The 4th grade:

Can’t see the 4th grade video? View it here on YouTube.

The 1st and the 5th graders:

Can’t see the 1st and 5th grade video? View it here on YouTube.

And our 6th graders performed for our younger kids (3 year olds through K’s)…

Can’t see this video? View it here on YouTube.

I’ll bet this prompts the kids to get out their bathrobes and a flashlight and some sunglasses!

Photo credits:
Click here for info on banner photo (not visible in readers or email).
Dramatic videos produced as a part of our current Rotation at FUMC in Ann Arbor, MI.

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God’s purpose? To be with us.

You can do this:  Dig deeper into the Christmas story. Ask questions at your family dinner table.

Ask the question most frequently asked by young children: Why?

I remember telling my kids when they were very young, a simple explanation for why we celebrate Christmas:

It’s Jesus’ birthday.

Birthdays are easy for kids to understand. On your child’s birthday, do they enjoy hearing the story about the day they were born? (Or perhaps the day they were adopted?) It follows that on Jesus’ birthday we tell over and over, the account of his arrival.

crèche scene

We typically hear the story from Luke – a trek to Bethlehem, rooms at capacity, a babe born amongst beasts, topped off with sojourning, wonder-struck shepherds. It always amazes me: Jesus’ first bed was an animal feeding trough, and second-string sheep-tenders were Jesus’ inaugural guests. Everyone had been on the lookout for a majestic monarch, yet God slipped into our world as a defenseless little baby.

Why did the story happen this way?

What were God’s intentions? When we dig deeper, and read in Matthew, we reveal God’s purpose:

quotation marks  She will give birth to a son, and they will call him Immanuel, which means “God is with us.” (Matthew 1:22-23)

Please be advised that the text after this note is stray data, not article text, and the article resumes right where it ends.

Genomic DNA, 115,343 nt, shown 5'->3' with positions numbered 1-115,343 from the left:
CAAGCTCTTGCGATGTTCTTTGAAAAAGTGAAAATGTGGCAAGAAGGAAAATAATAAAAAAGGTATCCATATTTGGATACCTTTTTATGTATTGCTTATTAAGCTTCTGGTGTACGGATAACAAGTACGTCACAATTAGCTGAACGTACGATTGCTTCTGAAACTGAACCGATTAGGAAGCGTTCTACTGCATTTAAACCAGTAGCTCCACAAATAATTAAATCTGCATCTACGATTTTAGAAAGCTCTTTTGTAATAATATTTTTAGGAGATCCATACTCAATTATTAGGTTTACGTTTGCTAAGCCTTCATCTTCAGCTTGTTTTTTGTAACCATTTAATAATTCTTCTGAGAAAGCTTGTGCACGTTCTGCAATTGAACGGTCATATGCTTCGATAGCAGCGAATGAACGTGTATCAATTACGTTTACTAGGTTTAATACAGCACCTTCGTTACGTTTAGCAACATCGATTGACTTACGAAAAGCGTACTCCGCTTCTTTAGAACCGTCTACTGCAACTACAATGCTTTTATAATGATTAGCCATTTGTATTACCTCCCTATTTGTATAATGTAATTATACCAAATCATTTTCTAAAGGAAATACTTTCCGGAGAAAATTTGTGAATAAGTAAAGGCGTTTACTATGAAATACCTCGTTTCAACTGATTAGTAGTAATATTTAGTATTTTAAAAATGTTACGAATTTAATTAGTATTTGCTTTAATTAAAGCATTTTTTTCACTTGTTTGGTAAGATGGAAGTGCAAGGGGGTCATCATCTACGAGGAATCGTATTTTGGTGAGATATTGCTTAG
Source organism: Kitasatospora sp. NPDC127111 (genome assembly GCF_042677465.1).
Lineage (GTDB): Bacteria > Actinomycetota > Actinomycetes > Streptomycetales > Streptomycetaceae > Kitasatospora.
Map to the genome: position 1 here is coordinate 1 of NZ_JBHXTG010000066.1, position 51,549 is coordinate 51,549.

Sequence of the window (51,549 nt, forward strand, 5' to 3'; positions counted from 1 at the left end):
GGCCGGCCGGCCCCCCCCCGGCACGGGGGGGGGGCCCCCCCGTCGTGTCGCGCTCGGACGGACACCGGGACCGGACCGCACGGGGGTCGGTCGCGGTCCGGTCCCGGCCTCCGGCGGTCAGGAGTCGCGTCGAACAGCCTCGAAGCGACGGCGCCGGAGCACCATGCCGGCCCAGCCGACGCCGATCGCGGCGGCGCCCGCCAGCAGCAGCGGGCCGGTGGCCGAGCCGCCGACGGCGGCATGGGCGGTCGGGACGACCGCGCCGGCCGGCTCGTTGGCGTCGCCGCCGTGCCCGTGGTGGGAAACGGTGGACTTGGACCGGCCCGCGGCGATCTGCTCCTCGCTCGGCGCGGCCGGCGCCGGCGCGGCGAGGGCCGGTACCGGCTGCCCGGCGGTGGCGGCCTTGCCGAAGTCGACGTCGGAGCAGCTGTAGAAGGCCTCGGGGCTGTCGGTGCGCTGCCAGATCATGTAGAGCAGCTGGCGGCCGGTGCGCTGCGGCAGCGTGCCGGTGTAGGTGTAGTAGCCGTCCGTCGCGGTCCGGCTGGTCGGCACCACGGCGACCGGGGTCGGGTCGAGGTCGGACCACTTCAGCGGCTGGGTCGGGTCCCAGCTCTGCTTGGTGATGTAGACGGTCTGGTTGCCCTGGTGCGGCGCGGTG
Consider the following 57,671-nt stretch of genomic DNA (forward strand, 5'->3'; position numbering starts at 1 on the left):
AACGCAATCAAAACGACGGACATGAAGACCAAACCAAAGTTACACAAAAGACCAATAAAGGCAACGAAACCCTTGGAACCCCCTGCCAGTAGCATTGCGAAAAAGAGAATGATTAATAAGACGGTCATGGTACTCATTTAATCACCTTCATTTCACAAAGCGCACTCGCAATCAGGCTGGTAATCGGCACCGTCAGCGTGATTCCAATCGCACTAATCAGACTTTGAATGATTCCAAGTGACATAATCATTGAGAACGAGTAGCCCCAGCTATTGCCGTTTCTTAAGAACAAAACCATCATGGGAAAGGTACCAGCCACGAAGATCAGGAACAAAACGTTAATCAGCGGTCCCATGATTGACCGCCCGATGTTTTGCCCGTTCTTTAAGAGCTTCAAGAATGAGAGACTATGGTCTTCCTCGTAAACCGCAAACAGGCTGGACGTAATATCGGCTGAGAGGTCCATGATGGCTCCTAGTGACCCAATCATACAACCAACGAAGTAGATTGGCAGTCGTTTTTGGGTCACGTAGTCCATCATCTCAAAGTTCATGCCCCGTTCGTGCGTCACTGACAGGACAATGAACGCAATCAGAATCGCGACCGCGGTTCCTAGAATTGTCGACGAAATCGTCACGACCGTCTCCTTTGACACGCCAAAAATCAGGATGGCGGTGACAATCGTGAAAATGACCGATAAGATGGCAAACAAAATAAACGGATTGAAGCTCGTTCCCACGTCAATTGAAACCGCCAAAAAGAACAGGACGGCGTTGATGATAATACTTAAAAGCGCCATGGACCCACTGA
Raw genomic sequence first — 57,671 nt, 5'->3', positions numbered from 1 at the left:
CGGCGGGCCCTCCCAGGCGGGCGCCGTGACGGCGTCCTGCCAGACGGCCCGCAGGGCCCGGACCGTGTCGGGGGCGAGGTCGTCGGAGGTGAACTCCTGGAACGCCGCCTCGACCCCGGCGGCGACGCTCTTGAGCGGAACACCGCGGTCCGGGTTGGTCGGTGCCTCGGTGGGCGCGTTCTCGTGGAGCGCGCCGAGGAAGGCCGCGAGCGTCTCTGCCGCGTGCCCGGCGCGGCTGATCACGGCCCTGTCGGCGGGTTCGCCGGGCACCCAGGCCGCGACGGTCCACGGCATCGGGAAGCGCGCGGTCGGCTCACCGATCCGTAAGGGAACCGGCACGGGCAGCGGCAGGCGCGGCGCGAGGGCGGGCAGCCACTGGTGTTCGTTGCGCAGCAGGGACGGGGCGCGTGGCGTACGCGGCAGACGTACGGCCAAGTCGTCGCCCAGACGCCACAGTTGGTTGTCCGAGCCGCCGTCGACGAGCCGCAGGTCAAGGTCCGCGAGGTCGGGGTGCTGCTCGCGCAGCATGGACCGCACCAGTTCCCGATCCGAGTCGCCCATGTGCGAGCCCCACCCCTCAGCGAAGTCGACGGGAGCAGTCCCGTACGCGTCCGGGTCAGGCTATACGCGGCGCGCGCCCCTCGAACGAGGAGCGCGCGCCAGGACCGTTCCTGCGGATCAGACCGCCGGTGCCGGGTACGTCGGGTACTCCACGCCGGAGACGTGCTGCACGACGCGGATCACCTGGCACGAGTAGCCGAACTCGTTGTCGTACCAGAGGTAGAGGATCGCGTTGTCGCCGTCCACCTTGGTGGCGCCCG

Immanuel, means in Hebrew:  “with us is God.” Ah! A glimpse at God’s motive.

Jesus was sent to be God with us!

Ready for some family discussion surrounding Immanuel / God-with-us?


  Start off reading together Matthew 1:18-24.

A long time ago, God quietly came to earth via his son Jesus. Most people in those days didn’t recognize Jesus as their long-waited-for Savior. What about these days, do you suppose people recognize God-with-us today?

What are some ways that God makes his presence known to us?
a magnifying glass
  What can make it hard to “see” God?

How can we help others to notice God with us?

Back in Bible times it seemed that God was more overt in his communication with people. For instance, in our current Rotation on Jesus’ birth story, there are lots of “angels of the Lord.” One named Gabriel, visited Mary, whereas Joseph had two angelic visits in his dreams. And the shepherds… they got a sky-full!

Angels made by the younger kids at church

What evidence of God have you seen lately?

What about that bird perched just so, on the snow-covered branch…

Cardinal in snowy treeTo me nature-happenings are a sort of message from God. He says, “Slow down. Take notice. Isn’t what I’ve created intricate and amazing? I created you too. Oh, what a beautiful job I did! Do you see that little bird? The one perched outside your window? I care about him. I care about you!”

 

God is with us. In what ways will you look for his presence?


Photo credits:
Photos are from my archives.

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Here comes Advent!

Updated for 2015.

Advent is coming! It starts this Sunday!

Are you ready? Have you planned activities to engage your family in the season of waiting for Christmas?

Why Advent? The word “Advent” comes from Latin; it means “coming” or “arrival.” Advent signals that Christmas is coming; the day when we celebrate that God arrived on earth as baby Jesus. Advent gives us time to prepare to celebrate Christ’s coming. We get to focus our hearts and minds and actions, on the amazing story of God with us!

What can we do during Advent? Try some of these activities:

Bring out the Advent wreath. Does yours need a spruce up?

Creating an Advent wreathThis Sunday, at 10:45 in the Social Hall (at FUMC downtown), there will be supplies and equipment for wreath-making.